For starters, Collins would be reunited with Kidd, who played alongside the defensive-minded big man in New Jersey from 2001 to 2008, making two trips together to the NBA Finals. Collins also played with Nets guard Joe Johnson for three seasons in Atlanta and spent half of the 2012-13 season in Boston alongside Paul Pierce and Kevin Garnett before being traded to the Washington Wizards. Collins is friends with injured Nets center Brook Lopez, who, like Collins, played alongside his twin brother at Stanford.

The Nets are looking for some added size and depth at the center position after losing Lopez for the season to yet another broken foot in December. Sources said that this week's trade of backup bruiser Reggie Evans to Sacramento, along with the Nets' decision Thursday against trading for Hill, created a further need in Brooklyn's frontcourt.

King scoffed at the suggestion that Collins was being considered for a 10-day deal for mere publicity reasons, saying: "We're going to bring in a basketball player. It's not about marketing or anything like that. ... We are trying to get a guy in who can play basketball at this point. That's my focus."

Yet King did concede that the media blitz that would likely engulf the Nets, at least to start, is something that has to be accounted for in the decision-making process.

"You look at it from every aspect when you add a player," King said.

Kidd said Collins would play just as big a role with the team as any other new addition.

"Well, it definitely can help," Kidd said on WFAN. "As you can see, everyone on the team plays. There's nights when KG can't play that we need another big to step up, so whoever joins our family, if anyone, will have the opportunity to play."

Kidd said Collins' sexuality would not be a factor in the locker room.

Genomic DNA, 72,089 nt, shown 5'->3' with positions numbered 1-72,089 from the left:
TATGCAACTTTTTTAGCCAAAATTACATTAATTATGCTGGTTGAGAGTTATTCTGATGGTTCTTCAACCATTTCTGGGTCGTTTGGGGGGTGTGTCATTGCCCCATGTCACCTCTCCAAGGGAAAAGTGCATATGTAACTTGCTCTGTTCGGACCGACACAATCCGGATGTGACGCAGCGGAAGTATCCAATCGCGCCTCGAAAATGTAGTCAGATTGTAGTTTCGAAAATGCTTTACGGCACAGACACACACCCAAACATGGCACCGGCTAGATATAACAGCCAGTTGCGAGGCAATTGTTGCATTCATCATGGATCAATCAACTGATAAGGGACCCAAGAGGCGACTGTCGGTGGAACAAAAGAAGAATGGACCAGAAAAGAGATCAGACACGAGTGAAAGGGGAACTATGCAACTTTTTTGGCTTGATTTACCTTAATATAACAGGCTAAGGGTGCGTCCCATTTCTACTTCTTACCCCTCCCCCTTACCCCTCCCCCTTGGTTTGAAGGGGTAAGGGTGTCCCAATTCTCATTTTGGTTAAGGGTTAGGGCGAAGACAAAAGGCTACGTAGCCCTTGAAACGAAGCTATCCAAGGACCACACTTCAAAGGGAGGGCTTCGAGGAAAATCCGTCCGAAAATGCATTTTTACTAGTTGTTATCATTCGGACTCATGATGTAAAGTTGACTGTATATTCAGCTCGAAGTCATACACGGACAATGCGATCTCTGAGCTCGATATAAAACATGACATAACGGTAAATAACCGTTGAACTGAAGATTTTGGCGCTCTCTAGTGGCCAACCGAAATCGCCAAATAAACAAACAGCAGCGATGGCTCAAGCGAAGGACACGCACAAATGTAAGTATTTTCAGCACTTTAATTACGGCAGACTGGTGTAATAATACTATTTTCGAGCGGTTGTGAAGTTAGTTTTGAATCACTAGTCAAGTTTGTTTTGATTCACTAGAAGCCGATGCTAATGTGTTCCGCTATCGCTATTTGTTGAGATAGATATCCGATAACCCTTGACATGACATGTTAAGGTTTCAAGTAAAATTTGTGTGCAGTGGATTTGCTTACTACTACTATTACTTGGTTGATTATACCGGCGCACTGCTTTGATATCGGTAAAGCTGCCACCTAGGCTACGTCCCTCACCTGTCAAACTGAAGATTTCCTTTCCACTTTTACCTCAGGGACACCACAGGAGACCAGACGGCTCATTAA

"It's not a worry," Kidd said on WFAN. "Jason for me is a teammate that I've played with and a friend. It's about basketball. And for him, [it's an] opportunity to help if it's the Nets or another NBA team, which I think he can do. I think it's a great opportunity for him and any team that does sign him."

King acknowledged that a well-rounded defender, as much an outright rebounding specialist, would appeal to the Nets, which would appear to enhances Collins' chances of landing at least a 10-day deal given that his specialties are positioning, pick-sitting and post defense. No Net could use a hand more than Garnett, who has been starting at center in place of the injured Lopez and anchoring the Nets' defense but could find himself rested in several games during the regular-season stretch run given Brooklyn's eight remaining back-to-backs.

Despite his modest career averages of 3.6 points and 3.8 rebounds, Collins is a natural target for the Nets given his defensive know-how, history with the franchise and reputation as a great teammate. Trading for the Lakers' Hill, furthermore, would have added an estimated $17 million to the Nets' books when accounting for salary and luxury taxes, which would have spiked this season's financial obligations to nearly $211 million.

Collins was the 18th pick in the 2001 draft by Houston before being sent to the Nets in a draft-night deal. He has played for Memphis and Minnesota in addition to his stints with the Nets, Hawks, Celtics and Wizards.

When Sam made his announcement on Feb. 9, some three months before the NFL draft in May, Collins took to Twitter to call him "a great young man who has shown tremendous courage and leadership."